Human rights form a pillar of most democratic countries’ foreign policies and play a major role in their international relations. When it comes to totalitarian North Korea, which is among the worst human-rights abusers in modern history, the United States and South Korea under the Trump and Moon administrations respectively have employed similar but different strategies. The allies have engaged North Korea on human rights for political purposes, with the Trump administration highlighting abuses to help pressure North Korea to the negotiating table, before dropping the subject once diplomacy appears possible, and the Moon administration avoiding the subject to maintain the delicate North-South détente.
In general, the Trump administration has not made human rights a major focus of its foreign policy, but it has been willing to strategically leverage human-rights issues when dealing with North Korea.
The first major statement to come from the Trump administration regarded the tragic death of Otto Warmbier, a student detained and likely tortured in North Korea. Six months later, after North Korea’s record year of missile and nuclear weapons testing, President Donald Trump ramped up human-rights pressure on North Korea during his first State of the Union address, in which he called out North Korea’s abuses and highlighted the plight of North Korean defectors through the example of Ji Seong-ho, a North Korean defector who was met with thunderous applause when he raised he crutches in a triumph of freedom. A few days later, President Trump met with North Korean defectors who relayed their sufferings under the Kim regime.
Vice President Mike Pence also highlighted North Korea’s human-rights abuses in a speech he made before arriving in South Korea for the 2018 Winter Olympics. He noted that “an estimated one hundred thousand North Korean citizens labor in modern-day gulags” and that “[t]hose who raise their voices in dissent are imprisoned, tortured, and even murdered.” The vice president even brought Otto Warmbier’s father, Fred Warmbier, to the Winter Olympics at PyeongChang as a guest—a potent symbol to the North Korean athletes, spectators, and officials in attendance.
Despite the Trump administration’s posturing, its focus on North Korean human rights seemed to fall by the wayside once the Olympics began and a diplomatic breakthrough between Pyeongyang and Washington appeared possible. Now that President Trump and North Korean leader Kim Jong-un have agreed to meet for a summit in May, the first such meeting between an American and North Korean leader, the Trump administration’s use of human rights, in addition to its maximum-pressure campaign to bring North Korea to the negotiation table, appears to have paid off.
In the case of the Moon administration, South Korea has similarly used human rights for political purposes, albeit in a different direction. After his attendance at the United States’ 2018 State of the Union address, Ji Seong-ho failed to gain long lasting attention Korean language media to have the possibility of meaningful implications for North Korean human rights. Beyond the international example of Ji Seong-ho, the Moon administration was silent on North Korean human-rights issues before and after the 2018 PyeongChang Winter Olympics. The failure to implement South Korea’s North Korean Human Rights Act of 2016 (NKHRA) is just one example of President Moon’s method of dealing with North Korean human rights.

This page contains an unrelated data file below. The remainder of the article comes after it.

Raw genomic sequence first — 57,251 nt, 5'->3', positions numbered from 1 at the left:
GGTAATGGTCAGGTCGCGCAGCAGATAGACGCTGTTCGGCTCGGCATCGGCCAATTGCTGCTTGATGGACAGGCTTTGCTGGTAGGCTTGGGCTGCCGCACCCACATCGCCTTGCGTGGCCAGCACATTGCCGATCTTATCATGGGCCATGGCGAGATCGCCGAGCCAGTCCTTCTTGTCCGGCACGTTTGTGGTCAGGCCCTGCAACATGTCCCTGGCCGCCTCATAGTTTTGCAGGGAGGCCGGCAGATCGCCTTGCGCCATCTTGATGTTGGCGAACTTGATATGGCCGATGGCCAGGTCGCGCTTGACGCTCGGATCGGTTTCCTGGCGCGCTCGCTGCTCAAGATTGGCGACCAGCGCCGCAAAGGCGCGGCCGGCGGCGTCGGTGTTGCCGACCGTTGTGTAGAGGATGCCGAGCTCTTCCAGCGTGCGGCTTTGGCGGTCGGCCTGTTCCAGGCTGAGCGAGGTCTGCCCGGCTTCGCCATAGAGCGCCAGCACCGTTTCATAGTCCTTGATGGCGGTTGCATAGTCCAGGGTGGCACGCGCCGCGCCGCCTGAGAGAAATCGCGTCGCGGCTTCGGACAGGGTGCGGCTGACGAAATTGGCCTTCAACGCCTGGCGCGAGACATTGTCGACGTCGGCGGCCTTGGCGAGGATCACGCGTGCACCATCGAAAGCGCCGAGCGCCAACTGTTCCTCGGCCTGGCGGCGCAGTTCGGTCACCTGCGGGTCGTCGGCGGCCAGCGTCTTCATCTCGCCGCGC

The NKHRA is meant to improve and protect North Korean human rights in North Korea and abroad. According to articles 10–12 of the act, the North Korea Human Rights Foundation is obliged to be established under the Ministry of Unification. The foundation would investigate the realities of human rights and call for humanitarian aid for North Koreans. In another critical role, the foundation would develop policies and recommendation for the South Korean government. However, two years since its passage, the act has yet to be implemented and no progress has been shown to implement it. The major obstacle to implementation is due to the ruling Democratic Party’s procrastination in recommending members to the foundation’s board of directors.
Beyond the NKHRA, Moon’s government has shown little passion for the human-rights issue, further exemplified by the reduction of staff to a single member and budget cuts for the department working on North Korean human rights at the National Human Rights Commission of Korea.
Human-rights activists and conservatives in South Korea have criticized President Moon and have accused him of ignoring human rights in order to avoid provoking Kim Jong-un. They further contend that President Moon has set aside, or even sacrificed, North Korean human rights to maintain a stable inter-Korea relationship. The Moon administration has certainly achieved its goal of avoiding a more confrontational relationship with North Korea in recent months, possibly in part due to a lack of emphasis on North Korean human rights.
The United States and South Korea have both used North Korea’s human-rights issues as political tools, but to achieve different objectives. Washington has spoken up about the Kim regime’s brutality to pressure Kim Jong-un to the negotiating table. On the other hand, Seoul has stayed silent to avoid tensions, build trust, and establish dialogue with Pyeongyang—an angry Kim Jong-un would be detrimental in South Korea’s point of view. Despite achieving their political goals, neither U.S. nor South Korean responses are for the sake of North Koreans. In the middle of two counties’ different reactions to human rights, North Koreans are left behind.
Min hee Jo is an Asan Fellow at the Center for the National Interest and a student at Pusan National University.
Quinn Marschik is the assistant director at the Center for the National Interest.